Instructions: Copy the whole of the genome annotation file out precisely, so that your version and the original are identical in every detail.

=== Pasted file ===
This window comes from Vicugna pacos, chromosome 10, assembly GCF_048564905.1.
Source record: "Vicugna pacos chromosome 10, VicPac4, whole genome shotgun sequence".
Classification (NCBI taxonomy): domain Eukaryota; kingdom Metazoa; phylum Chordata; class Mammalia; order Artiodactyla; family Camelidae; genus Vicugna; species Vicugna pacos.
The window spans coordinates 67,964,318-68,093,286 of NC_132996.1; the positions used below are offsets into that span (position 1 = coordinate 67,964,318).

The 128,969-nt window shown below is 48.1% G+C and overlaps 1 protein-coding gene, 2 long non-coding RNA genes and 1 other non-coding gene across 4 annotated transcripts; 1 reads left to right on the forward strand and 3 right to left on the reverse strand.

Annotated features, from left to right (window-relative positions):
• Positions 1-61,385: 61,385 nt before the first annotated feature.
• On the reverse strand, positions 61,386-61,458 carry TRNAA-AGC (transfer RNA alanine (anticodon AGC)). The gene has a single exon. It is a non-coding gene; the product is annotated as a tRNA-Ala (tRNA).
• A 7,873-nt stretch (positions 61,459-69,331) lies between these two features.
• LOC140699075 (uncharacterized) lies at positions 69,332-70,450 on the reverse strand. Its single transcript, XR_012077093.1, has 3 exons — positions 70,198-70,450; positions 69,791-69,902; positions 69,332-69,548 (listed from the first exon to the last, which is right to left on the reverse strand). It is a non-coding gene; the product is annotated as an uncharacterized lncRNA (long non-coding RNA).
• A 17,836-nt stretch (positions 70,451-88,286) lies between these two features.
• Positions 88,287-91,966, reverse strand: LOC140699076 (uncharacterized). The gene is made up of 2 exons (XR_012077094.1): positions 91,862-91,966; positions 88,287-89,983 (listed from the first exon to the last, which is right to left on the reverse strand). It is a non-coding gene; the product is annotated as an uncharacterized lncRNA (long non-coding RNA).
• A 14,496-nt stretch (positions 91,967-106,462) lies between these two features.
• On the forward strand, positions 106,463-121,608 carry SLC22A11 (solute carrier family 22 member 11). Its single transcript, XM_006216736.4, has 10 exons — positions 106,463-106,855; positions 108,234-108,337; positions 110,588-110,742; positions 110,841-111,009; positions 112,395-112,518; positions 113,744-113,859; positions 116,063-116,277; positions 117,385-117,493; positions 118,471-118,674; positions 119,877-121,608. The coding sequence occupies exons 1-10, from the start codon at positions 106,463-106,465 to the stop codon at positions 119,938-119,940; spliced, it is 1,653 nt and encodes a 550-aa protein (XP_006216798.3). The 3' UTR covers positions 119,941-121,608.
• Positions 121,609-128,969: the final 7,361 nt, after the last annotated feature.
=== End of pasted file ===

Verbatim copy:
This window comes from Vicugna pacos, chromosome 10, assembly GCF_048564905.1.
Source record: "Vicugna pacos chromosome 10, VicPac4, whole genome shotgun sequence".
Classification (NCBI taxonomy): domain Eukaryota; kingdom Metazoa; phylum Chordata; class Mammalia; order Artiodactyla; family Camelidae; genus Vicugna; species Vicugna pacos.
The window spans coordinates 67,964,318-68,093,286 of NC_132996.1; the positions used below are offsets into that span (position 1 = coordinate 67,964,318).

The 128,969-nt window shown below is 48.1% G+C and overlaps 1 protein-coding gene, 2 long non-coding RNA genes and 1 other non-coding gene across 4 annotated transcripts; 1 reads left to right on the forward strand and 3 right to left on the reverse strand.

Annotated features, from left to right (window-relative positions):
• Positions 1-61,385: 61,385 nt before the first annotated feature.
• On the reverse strand, positions 61,386-61,458 carry TRNAA-AGC (transfer RNA alanine (anticodon AGC)). The gene has a single exon. It is a non-coding gene; the product is annotated as a tRNA-Ala (tRNA).
• A 7,873-nt stretch (positions 61,459-69,331) lies between these two features.
• LOC140699075 (uncharacterized) lies at positions 69,332-70,450 on the reverse strand. Its single transcript, XR_012077093.1, has 3 exons — positions 70,198-70,450; positions 69,791-69,902; positions 69,332-69,548 (listed from the first exon to the last, which is right to left on the reverse strand). It is a non-coding gene; the product is annotated as an uncharacterized lncRNA (long non-coding RNA).
• A 17,836-nt stretch (positions 70,451-88,286) lies between these two features.
• Positions 88,287-91,966, reverse strand: LOC140699076 (uncharacterized). The gene is made up of 2 exons (XR_012077094.1): positions 91,862-91,966; positions 88,287-89,983 (listed from the first exon to the last, which is right to left on the reverse strand). It is a non-coding gene; the product is annotated as an uncharacterized lncRNA (long non-coding RNA).
• A 14,496-nt stretch (positions 91,967-106,462) lies between these two features.
• On the forward strand, positions 106,463-121,608 carry SLC22A11 (solute carrier family 22 member 11). Its single transcript, XM_006216736.4, has 10 exons — positions 106,463-106,855; positions 108,234-108,337; positions 110,588-110,742; positions 110,841-111,009; positions 112,395-112,518; positions 113,744-113,859; positions 116,063-116,277; positions 117,385-117,493; positions 118,471-118,674; positions 119,877-121,608. The coding sequence occupies exons 1-10, from the start codon at positions 106,463-106,465 to the stop codon at positions 119,938-119,940; spliced, it is 1,653 nt and encodes a 550-aa protein (XP_006216798.3). The 3' UTR covers positions 119,941-121,608.
• Positions 121,609-128,969: the final 7,361 nt, after the last annotated feature.